• #44

    It might be different if kids were actually doing something constructive with their time, but most are in daycare when they aren't in school or they're parked in front of the TV, computer or video game. Too many of them are already fat and can't read, write or add two plus two.

    The days of children working on farms is gone. Extra hours in school could provide them with more necessary academic skills and extracurricular activities.
  • #50
    I'm with you, Cool Childhood is a flash in the pan, anyway. Let kids enjoy it while it lasts.
    If you want to make teaching more effective, have smaller classes and don't lump all the kids into one group. The faster learners need to be in excelled learning, the slower kids kept in a class setting with their peers.
    I skipped a lot of school when I transferred from private to public, simply because most of what they were teaching us were things I had already learned.
  • #52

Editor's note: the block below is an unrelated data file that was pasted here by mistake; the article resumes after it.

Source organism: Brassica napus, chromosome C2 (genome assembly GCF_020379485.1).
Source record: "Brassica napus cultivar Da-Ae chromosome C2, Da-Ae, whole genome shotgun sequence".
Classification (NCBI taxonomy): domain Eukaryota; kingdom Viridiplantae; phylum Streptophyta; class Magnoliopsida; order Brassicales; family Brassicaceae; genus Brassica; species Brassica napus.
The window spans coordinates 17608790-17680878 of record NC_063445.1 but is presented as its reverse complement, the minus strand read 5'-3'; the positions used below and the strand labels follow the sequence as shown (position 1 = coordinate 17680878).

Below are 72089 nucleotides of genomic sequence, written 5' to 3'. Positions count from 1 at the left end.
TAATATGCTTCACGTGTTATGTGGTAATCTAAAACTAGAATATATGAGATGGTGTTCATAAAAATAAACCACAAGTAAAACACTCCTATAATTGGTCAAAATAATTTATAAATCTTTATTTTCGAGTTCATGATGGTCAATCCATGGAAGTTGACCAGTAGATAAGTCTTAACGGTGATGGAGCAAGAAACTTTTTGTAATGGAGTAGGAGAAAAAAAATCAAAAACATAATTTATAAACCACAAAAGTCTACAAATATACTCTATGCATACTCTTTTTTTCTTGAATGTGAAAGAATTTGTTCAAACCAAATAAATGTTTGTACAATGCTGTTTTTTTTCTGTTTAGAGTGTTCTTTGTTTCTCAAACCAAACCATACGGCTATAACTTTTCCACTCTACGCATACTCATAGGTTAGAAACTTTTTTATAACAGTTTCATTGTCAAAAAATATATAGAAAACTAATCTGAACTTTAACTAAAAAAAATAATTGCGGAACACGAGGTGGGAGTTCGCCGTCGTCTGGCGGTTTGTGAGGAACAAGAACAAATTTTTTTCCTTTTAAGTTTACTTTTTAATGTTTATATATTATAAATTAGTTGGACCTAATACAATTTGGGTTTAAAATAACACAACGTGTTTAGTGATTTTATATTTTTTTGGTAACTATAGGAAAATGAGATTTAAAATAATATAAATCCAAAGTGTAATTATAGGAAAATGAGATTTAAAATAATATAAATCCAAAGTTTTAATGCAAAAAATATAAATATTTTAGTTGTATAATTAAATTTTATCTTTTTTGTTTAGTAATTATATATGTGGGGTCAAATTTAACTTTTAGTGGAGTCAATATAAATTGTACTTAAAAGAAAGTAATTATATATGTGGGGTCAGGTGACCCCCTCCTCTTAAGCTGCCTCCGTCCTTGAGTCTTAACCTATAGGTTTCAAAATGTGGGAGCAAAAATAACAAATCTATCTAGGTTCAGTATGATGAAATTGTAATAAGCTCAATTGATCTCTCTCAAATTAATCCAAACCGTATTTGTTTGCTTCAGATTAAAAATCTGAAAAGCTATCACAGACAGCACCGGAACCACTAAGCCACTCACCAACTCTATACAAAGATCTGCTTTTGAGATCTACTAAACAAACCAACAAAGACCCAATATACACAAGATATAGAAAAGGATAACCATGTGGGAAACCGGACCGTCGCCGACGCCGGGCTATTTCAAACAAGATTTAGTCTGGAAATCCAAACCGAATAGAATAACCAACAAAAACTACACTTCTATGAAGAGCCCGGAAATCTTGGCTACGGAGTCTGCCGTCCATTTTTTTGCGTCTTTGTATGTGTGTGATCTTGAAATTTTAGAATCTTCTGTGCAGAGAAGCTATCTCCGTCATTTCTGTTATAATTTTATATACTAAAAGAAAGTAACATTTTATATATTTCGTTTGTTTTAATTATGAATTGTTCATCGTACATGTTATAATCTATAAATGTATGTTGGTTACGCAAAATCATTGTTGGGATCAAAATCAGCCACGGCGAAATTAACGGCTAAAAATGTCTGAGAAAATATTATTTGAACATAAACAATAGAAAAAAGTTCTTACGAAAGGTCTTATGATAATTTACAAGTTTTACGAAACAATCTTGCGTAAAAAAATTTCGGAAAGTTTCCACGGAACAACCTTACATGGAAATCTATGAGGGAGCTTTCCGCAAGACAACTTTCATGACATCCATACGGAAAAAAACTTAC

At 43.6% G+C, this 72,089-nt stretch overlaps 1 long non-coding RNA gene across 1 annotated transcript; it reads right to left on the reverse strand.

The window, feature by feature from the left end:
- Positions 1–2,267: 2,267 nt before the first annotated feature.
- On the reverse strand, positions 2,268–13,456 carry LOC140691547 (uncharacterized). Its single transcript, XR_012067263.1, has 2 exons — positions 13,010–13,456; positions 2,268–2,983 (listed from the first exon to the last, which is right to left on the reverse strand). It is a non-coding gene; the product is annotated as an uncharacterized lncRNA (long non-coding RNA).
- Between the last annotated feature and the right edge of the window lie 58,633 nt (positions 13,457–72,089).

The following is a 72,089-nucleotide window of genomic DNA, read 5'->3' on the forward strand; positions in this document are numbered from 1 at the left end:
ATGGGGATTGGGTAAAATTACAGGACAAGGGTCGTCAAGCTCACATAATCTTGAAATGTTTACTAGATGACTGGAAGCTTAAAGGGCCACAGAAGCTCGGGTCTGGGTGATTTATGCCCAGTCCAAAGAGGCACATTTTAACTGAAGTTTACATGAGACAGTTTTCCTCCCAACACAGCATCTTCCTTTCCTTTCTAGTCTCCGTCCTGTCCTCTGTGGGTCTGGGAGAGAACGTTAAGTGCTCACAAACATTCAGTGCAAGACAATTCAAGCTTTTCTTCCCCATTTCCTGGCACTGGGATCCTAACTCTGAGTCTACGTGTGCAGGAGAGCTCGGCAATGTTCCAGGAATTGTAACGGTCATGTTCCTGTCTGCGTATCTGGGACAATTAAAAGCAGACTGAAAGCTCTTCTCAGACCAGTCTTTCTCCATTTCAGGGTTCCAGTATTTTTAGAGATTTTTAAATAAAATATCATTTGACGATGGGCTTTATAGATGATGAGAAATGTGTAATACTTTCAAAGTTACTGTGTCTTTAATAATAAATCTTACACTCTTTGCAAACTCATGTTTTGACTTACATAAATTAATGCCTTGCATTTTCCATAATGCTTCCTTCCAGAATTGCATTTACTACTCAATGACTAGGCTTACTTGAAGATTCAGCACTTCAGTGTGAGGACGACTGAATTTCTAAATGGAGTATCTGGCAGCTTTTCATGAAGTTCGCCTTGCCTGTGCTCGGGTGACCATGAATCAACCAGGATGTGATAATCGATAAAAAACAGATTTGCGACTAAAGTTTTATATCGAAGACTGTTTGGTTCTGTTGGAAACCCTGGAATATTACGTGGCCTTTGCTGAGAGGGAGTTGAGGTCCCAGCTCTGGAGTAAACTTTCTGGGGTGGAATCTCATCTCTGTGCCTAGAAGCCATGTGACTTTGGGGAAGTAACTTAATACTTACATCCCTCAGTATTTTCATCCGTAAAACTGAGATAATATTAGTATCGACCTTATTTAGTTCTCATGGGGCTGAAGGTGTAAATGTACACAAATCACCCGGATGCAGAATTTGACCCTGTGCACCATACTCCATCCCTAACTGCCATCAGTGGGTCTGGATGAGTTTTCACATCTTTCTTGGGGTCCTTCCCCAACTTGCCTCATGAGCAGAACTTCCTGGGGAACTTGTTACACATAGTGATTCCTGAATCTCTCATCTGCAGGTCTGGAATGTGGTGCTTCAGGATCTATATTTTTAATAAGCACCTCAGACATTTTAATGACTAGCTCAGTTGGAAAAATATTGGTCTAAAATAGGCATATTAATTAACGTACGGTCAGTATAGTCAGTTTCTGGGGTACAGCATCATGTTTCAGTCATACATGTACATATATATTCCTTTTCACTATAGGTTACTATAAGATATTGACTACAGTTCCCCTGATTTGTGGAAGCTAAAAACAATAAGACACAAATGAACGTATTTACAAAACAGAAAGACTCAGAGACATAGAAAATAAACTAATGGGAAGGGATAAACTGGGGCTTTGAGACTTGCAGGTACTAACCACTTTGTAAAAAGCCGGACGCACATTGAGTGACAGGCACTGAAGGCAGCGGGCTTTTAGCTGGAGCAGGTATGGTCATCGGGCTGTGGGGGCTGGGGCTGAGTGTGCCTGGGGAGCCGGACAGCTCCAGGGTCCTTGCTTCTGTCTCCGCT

@PayThatCEO maybe it's the parents just not doing their job. It's not easy but you have to out forth alot of effort.
    It's not the schools, governments, or neighbors job to raise anyone else's kids..
  • #46
    There are so many problems with our public schools I don't know where to start. The state test must go first, before anything else. School should be year round with breaks in between. The trouble makers as well as the special needs students that are disruptive should be put into another classroom. Before everyone jumps down my throat about the special needs students I will explain my daughter is partial deaf and wears hearing aids the last four years of school she has been in a classroom with a child that screams 90% of the time. I went to the school over this, because 1 my daughter and no one else was learning anything with this child in the room and 2 all the screaming was damaging my daughters hearing further. I was told the parents know of the problem, but insisted their child be in a regular classroom. I am all for fairness, but this was not fair to anyone in the class with this child. Lastly parents need to do their part like keeping the game controllers and other nonsense out of the way until homework is completed for the night. We can not expect others to teach our children if we are not doing the same at home.